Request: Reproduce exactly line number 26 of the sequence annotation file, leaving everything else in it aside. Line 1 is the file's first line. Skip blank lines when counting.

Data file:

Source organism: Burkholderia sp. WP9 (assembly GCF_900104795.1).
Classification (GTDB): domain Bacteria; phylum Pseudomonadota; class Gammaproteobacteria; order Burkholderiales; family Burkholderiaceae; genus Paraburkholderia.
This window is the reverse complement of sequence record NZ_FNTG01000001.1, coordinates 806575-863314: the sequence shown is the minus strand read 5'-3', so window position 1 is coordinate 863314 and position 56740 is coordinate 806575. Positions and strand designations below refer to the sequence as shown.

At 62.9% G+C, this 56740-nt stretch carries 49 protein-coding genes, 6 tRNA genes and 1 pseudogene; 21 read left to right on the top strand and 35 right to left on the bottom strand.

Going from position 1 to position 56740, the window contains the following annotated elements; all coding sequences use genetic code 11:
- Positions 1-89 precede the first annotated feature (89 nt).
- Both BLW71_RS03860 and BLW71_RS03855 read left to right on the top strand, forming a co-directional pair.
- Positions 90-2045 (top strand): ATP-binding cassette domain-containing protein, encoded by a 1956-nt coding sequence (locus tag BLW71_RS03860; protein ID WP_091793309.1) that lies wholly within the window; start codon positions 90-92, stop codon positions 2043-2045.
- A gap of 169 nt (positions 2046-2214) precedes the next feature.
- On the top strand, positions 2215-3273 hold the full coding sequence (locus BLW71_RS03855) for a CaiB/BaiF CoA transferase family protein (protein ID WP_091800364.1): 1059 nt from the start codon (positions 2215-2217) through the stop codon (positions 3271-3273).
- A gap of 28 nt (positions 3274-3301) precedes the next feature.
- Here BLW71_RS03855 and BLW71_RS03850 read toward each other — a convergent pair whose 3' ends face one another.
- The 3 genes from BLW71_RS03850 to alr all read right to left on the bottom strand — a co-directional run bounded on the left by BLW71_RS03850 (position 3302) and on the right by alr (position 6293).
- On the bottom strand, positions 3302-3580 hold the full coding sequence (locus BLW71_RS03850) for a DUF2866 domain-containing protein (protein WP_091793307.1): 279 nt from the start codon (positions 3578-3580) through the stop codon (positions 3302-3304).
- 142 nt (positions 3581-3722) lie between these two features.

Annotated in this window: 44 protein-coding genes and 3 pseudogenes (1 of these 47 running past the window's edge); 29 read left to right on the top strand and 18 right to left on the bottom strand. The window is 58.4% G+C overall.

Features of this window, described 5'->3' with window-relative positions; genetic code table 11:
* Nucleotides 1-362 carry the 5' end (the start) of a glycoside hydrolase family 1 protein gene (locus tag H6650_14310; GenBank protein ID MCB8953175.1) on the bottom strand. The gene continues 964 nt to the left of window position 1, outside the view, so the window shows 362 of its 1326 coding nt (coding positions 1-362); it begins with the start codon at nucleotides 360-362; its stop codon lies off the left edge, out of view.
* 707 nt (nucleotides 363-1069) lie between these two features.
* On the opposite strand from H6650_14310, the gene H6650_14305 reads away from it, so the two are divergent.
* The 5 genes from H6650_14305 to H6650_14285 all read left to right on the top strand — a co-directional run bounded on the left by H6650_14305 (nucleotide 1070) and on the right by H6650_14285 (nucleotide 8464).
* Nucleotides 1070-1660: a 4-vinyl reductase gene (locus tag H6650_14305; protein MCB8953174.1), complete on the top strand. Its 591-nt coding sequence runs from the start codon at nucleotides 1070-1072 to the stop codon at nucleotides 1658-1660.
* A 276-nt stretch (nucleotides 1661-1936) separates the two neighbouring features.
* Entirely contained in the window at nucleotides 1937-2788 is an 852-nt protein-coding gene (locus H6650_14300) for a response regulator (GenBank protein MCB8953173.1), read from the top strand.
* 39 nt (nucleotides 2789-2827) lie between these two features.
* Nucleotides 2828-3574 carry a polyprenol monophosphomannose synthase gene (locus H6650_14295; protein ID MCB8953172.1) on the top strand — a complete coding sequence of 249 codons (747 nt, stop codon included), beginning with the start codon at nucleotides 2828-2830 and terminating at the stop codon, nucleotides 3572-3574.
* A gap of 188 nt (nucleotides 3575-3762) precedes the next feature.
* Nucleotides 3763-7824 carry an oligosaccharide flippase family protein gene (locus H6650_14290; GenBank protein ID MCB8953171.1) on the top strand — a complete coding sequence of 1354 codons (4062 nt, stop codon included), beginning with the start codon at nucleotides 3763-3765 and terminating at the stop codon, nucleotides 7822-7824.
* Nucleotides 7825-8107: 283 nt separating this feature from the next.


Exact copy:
* Nucleotides 2828-3574 carry a polyprenol monophosphomannose synthase gene (locus H6650_14295; protein ID MCB8953172.1) on the top strand — a complete coding sequence of 249 codons (747 nt, stop codon included), beginning with the start codon at nucleotides 2828-2830 and terminating at the stop codon, nucleotides 3572-3574.